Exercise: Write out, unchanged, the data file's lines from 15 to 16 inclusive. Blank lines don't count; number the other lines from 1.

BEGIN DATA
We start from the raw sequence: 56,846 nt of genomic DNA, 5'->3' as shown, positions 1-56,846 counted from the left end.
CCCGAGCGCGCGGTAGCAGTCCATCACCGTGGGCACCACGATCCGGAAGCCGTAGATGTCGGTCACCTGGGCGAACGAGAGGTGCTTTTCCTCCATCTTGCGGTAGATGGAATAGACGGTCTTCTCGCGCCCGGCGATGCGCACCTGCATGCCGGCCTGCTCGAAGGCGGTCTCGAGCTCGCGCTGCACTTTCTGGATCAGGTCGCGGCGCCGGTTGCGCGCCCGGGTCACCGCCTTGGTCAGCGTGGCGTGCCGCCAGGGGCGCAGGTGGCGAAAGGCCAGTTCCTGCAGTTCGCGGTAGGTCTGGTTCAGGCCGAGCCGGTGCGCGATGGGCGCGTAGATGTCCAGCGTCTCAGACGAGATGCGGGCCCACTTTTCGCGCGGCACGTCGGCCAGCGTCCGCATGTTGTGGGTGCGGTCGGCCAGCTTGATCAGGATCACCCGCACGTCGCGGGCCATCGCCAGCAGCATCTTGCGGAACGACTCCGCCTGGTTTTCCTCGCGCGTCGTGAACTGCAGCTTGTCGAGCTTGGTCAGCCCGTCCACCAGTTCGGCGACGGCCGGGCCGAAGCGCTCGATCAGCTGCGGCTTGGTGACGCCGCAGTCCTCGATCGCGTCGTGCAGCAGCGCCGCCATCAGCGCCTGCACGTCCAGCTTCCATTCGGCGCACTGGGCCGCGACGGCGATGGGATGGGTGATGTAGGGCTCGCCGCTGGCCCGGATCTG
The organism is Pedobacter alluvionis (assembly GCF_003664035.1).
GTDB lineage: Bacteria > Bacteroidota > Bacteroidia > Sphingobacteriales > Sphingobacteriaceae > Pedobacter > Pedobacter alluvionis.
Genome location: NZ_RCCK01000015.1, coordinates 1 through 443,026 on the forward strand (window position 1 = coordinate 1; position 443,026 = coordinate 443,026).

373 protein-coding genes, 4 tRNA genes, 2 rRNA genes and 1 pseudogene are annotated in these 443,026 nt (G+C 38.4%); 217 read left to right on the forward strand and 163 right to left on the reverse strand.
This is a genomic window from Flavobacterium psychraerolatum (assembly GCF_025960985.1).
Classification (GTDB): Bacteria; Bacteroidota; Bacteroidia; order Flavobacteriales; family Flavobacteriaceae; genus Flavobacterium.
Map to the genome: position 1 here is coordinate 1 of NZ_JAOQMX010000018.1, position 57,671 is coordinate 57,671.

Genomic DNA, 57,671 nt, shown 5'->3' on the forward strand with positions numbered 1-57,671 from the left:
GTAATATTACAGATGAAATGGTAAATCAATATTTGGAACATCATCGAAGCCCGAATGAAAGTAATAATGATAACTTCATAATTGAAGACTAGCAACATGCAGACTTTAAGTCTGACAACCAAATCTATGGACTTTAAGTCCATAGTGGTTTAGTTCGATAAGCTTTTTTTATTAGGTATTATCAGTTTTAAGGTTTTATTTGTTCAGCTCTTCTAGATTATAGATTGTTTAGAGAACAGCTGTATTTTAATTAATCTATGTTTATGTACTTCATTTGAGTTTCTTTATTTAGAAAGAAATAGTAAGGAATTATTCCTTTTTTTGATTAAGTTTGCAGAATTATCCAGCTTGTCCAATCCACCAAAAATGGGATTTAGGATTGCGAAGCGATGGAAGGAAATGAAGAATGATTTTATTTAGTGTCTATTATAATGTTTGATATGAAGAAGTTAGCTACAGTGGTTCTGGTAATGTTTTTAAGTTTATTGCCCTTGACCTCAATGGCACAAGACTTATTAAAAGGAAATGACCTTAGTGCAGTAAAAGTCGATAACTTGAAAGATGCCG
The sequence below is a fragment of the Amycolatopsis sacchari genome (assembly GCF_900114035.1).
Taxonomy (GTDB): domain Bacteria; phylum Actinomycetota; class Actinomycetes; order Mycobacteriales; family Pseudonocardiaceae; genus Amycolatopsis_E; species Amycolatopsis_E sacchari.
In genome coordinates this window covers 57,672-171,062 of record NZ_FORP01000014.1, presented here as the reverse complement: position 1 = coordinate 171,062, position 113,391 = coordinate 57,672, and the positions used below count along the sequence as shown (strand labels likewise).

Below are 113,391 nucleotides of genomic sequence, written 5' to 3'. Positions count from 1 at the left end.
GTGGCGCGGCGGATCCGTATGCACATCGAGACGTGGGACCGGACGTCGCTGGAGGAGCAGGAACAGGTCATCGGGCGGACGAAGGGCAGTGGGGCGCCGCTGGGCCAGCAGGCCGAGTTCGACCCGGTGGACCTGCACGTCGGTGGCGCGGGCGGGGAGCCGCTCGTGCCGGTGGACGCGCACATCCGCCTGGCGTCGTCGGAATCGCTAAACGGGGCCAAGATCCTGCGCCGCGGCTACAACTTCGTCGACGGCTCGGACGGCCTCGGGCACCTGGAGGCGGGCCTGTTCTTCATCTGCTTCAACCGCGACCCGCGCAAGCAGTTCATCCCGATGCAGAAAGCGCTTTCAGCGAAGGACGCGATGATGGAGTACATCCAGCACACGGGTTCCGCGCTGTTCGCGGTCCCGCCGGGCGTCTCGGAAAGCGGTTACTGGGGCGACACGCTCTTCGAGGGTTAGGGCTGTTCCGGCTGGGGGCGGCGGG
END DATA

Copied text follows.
Below are 113,391 nucleotides of genomic sequence, written 5' to 3'. Positions count from 1 at the left end.
GTGGCGCGGCGGATCCGTATGCACATCGAGACGTGGGACCGGACGTCGCTGGAGGAGCAGGAACAGGTCATCGGGCGGACGAAGGGCAGTGGGGCGCCGCTGGGCCAGCAGGCCGAGTTCGACCCGGTGGACCTGCACGTCGGTGGCGCGGGCGGGGAGCCGCTCGTGCCGGTGGACGCGCACATCCGCCTGGCGTCGTCGGAATCGCTAAACGGGGCCAAGATCCTGCGCCGCGGCTACAACTTCGTCGACGGCTCGGACGGCCTCGGGCACCTGGAGGCGGGCCTGTTCTTCATCTGCTTCAACCGCGACCCGCGCAAGCAGTTCATCCCGATGCAGAAAGCGCTTTCAGCGAAGGACGCGATGATGGAGTACATCCAGCACACGGGTTCCGCGCTGTTCGCGGTCCCGCCGGGCGTCTCGGAAAGCGGTTACTGGGGCGACACGCTCTTCGAGGGTTAGGGCTGTTCCGGCTGGGGGCGGCGGG